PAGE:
Comments

Popular posts from this blog

Are you an Open Educator?

Image from https://www.flickr.com/photos/gforsythe/18162314289 What is an Open Educator? According to a recently published article from the International Review of Research in Open and Distributed Learning (IRRODL):

An Open Educator chooses to use open approaches, when possible and appropriate, with the aim to remove all unnecessary barriers to learning. He/she works through an open online identity and relies on online social networking to enrich and implement his/her work, understanding that collaboration bears a responsibility towards the work of others.

Does this sound attractive for English language teachers? It seems to some who offer courses through or with YouTube. But what does it mean "to remove all unnecessary barriers to learning?" Working for free? Not necessarily. If you read the article, it seems you'd be working on a sliding scale depending on the socioeconomic status of the learners, but this sliding scale is a sliding slope. How can poor le…

Revisiting Multiliteracies & Moving On

I have been interested in a multiliteracies approach to English language learning and teaching for almost a decade now. I've been blogging about it since 2010 and I gave a presentation on this for two conferences in Iowa. I decided to put this interest aside so I could complete my dissertation on another topic and search for jobs. Now that a few years have passed, I'd like to share how my interest has changed.

The foundation of my interest is best represented by the Prezi I made (below) for my 2010 MIDTESOL Conference presentation:



My primary reference was Stuart Selber's 2004 book Multiliteracies for a Digital Age, published by Southern Illinois University Press. While working for the Kirkwood Center for Excellence in Learning and Teaching (KCELT), I found some similarities between my highlighted concepts from Selber's book and the Framework for 21st Century Learning, which you can view at http://www.p21.org/our-work/p21-framework. The third category (Information, Med…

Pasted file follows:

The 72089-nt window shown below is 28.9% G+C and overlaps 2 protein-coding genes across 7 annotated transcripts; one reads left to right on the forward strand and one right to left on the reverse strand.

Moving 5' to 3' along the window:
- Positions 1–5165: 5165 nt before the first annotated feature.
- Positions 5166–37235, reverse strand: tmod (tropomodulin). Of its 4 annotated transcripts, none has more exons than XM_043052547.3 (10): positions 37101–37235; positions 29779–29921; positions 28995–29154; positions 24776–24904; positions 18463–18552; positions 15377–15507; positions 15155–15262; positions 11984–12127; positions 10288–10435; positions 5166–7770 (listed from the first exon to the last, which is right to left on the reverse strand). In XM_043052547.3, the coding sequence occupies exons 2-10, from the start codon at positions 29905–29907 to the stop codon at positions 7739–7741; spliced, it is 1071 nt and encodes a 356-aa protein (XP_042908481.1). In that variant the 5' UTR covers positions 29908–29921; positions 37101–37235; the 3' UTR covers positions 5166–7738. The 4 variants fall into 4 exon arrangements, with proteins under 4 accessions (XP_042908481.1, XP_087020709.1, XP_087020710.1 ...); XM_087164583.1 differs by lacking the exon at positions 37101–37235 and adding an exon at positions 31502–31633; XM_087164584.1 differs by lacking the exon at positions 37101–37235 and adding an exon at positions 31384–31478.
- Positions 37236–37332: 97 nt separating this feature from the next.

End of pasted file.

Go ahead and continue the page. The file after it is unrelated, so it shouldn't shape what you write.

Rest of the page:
The Tao of Praxis

Last week, I started reading The Tao of Pooh by Benjamin Hoff to my daughter as part of her bedtime regimen. I bought this book years ago after a colleague recommended it to me when he learned I was interested in Taoism. Since then I have embraced much of its philosophy, but I stop short of calling myself a Taoist. I didn't realize until now that Taoism has deeply affected my attitudes and beliefs towards English language teaching and scholarship, especially concerning the concept of praxis. Below are some examples.


The passage above comes from Chapter 3: Spelling Tuesday, page 26. It's not a subtle attack on academics, specifically those whose goals are to get published to be accepted among an elite circle of scholars. This is particularly striking to me because, at this point in my life, I would like to gain acceptance among this elite circle, which I perhaps naively equate to tenured professors. However, I strive to make my life's work beneficial to English language te…